THE KRINGELOTTS - 1999 - Background Artwork by Steffi Whittaker -
PICTURES FROM THE MOVIE ARE BELOW !!
12/22/99 - Our first viewer review! - - > I laughed, I cried, I watched in amazement this latest installment in what is apparently a Christmas viewing tradition... a tradition, I might add, made immeasurably more pleasurable with the debut of this fresh, new "Christmas classic!" Although on first viewing one might be tempted to dismiss this film as just another "The Smurfs Meet The Exorcist On The Set Of The Blair Witch Project", further watching rewards the observant critic with layers of rich & colorful imagery, symbolism, & metaphor; indeed, the film is less like an onion, which one peels apart layer after layer, but more of a cinematic pomegranite, each sweet juicy morsel only adding to the total experience.
Altho more learned critics will undoubtedly watch & discuss this film a thousand times in years to come, please allow this poor wordsmith a brief moment to point out but a few of the many literary references in this deeply felt (and deeply moving) cinema tour de force. The Kringelotts themselves are a subtlely complex family of elves...seeming to exist only to do good deeds & prepare for Christmas, each Kringelott embodies some holiday trait:
* Sugarplum represents the magic of Christmas, the decorations & seasonal trappings- her silence throughout the movie speaks to us of midnight snow falling softly upon evergreen branches.
* Tinselott demonstrates to us all that is good & noble in the human spirit: kindness, selflessness, courage & perseverance, traits that all to often only appear during the holidays.
* Nutmeg & Pa Myrhh remind us all of the child within us, carefree, fun-loving & "living life to the fullest."
* Yule, the main player in this multifaceted epic, is all this & more. He is full of energy & joy, romping on the beach when we first meet him, yet only minutes later, bravely struggling to carry a large rock up a precipitous incline.
I was deeply moved...is he the Christ figure, struggling to carry the cross to Golgotha, or is he the mythological character doomed by the ancient greek gods to forever roll a rock to the top of a hill only to see it roll back down again? We are not left to wonder long, for soon Yule unearths some mystic talisman from the past. Again, the image of the crucifixion is almost palpable in the wooden statue, but I felt a stronger case can be made for the figure as the crass commercialism of Christmas- witness how quickly Yule tells the figure he loves it, & how determined he is to keep it &, especially, to keep it a secret only he possesses. (I must take this opportunity to mention a bit of "naughty" humor in this film...Yule always keeps the statue in his pants, which is quite funny in itself, but during the "exorcism" scene when it is removed from his pants one of the Kringelotts remarks "I thought it would be bigger!"- a delightful double-entendre, no?)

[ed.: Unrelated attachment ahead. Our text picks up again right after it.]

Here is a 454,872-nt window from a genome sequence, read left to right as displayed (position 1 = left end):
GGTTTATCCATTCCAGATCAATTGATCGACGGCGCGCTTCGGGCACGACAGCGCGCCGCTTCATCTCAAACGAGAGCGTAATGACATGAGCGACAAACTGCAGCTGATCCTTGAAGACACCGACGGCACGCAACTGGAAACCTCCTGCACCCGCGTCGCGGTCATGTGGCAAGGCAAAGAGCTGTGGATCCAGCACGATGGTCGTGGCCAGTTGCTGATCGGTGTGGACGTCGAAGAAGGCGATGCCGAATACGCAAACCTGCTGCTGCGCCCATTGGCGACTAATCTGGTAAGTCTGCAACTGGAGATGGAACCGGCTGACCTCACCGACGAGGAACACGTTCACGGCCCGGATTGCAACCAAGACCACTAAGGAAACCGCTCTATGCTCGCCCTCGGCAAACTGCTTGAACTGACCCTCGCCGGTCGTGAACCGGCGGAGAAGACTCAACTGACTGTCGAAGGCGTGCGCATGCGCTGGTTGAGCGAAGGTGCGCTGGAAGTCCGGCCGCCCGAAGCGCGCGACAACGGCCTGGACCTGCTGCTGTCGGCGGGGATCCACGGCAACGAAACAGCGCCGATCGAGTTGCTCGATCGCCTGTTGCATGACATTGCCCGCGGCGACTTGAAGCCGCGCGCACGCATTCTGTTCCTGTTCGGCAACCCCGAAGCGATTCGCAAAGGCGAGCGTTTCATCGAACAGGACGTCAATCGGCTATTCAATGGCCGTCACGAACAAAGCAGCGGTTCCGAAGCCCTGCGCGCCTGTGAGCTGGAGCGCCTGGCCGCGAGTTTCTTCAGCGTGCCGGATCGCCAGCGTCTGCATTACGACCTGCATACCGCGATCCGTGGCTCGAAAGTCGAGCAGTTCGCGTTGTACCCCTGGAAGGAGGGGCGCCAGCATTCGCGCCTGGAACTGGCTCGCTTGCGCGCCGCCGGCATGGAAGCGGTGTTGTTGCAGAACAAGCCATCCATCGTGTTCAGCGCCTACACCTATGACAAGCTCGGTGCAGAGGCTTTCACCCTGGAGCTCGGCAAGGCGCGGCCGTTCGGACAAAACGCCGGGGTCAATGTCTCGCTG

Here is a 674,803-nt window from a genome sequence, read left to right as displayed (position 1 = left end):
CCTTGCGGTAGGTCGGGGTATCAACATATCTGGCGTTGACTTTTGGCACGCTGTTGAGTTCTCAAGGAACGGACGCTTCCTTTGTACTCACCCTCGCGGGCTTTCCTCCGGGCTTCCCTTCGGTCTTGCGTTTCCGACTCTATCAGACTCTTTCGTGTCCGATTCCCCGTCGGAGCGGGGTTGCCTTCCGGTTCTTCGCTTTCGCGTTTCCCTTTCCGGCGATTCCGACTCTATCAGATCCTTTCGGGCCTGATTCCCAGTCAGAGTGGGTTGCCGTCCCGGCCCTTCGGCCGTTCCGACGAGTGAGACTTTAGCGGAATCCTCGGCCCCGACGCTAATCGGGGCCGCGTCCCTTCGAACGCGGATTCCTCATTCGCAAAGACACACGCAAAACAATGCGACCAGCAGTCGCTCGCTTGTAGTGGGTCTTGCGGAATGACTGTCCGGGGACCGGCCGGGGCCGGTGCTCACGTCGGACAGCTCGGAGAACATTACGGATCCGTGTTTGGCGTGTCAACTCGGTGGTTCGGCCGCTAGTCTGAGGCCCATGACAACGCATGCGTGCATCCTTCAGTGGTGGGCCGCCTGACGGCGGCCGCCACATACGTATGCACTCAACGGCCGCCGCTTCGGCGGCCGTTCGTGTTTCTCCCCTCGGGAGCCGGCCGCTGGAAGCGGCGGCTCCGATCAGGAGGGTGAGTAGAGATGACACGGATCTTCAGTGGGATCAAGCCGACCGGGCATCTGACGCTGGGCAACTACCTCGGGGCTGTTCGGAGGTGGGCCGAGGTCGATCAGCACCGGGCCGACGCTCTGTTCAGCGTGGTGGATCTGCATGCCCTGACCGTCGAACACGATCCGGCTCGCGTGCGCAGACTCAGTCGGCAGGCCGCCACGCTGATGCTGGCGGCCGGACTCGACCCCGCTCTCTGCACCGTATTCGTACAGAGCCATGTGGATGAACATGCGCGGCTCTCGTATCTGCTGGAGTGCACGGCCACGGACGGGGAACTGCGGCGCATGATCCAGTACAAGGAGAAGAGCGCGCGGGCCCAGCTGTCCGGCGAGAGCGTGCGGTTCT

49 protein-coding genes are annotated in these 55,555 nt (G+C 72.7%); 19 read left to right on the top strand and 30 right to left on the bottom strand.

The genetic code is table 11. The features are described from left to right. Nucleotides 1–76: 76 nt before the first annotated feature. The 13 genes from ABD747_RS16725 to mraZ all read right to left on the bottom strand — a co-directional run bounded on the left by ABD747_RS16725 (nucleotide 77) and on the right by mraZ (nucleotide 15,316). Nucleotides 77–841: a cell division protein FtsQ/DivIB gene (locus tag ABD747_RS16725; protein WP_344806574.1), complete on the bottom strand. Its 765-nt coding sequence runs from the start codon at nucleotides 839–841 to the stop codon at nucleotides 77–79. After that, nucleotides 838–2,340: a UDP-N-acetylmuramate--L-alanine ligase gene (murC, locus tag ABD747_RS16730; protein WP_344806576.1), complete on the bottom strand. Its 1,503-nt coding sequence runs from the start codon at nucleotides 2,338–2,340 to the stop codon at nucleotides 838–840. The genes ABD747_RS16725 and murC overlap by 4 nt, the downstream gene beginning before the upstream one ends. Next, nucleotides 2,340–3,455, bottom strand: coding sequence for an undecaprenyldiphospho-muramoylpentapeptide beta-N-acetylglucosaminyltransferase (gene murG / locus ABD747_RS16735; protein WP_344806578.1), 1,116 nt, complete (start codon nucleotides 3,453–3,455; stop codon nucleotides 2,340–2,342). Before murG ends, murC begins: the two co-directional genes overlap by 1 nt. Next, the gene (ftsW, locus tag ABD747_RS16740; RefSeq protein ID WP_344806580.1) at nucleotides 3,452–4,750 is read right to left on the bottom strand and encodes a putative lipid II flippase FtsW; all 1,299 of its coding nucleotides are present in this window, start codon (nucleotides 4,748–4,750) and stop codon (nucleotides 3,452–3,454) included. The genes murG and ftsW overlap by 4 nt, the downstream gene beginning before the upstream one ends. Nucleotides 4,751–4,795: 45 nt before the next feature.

Once the transformation of Yule begins, the movie really picks up steam. The juxstaposition of Nutmeg & Pa Myrhh's efforts to capture & restrain Yule are a humorous counterpoint to Tinselott & Sugarplum's epic journey to gain the knowledge of Wise Wayne. Wayne, too, is an enigmatic creature; altho Tinselott & Sugarplum seem satisfied enough with the unspoken revelation that perhaps the "sins of the flesh" were all that lured him away from the forest, Wayne's choice of furry haberdashery & his constant use of tobacco implies that he, as well as Yule, may have succumbed to the siren call of the consumer marketplace, ultimately the "anti-Christmas" that the Kringelotts speak of so fearfully.
Armed with the lore provided, the elves finally stand face to face, mano y mano with the darkness. All comparisons with "The Exorcist" are valid, altho this film rises far above that pea soup vomiting genre. Indeed, the graphic image that burns itself into one's mind is that of a helpless Yule, bound & tied with holiday decorations, looking for all the world like some wierd human Christmas tree! As you would expect from such seasonal fare, good does indeed triumph over evil, although I find it extremely refreshing that good does so without resorting to laser weaponry or the martial arts!
Rarely does a film strike so many chords, or give one so much to think about...I certainly could go on & on dissecting the many nuances & subtleties of each & every scene. I would also be remiss if I did not mention the musical score, a lilting melange of tunes including "Shaft" & "Bonanza"... one can hope for a soundtrack CD any day now.
Kudos to all involved in this project, & Bravo to the actors & actresses who all did such a fine job! In closing, I can only quote Siskel & Ebert who said about this film: "We'd give it two thumbs up, but one of us is dead."
PS- Thanks for the video, Jeff...my wife & I loved it!
Steve the WAS truck driver
EMAIL this critic!
- BACK -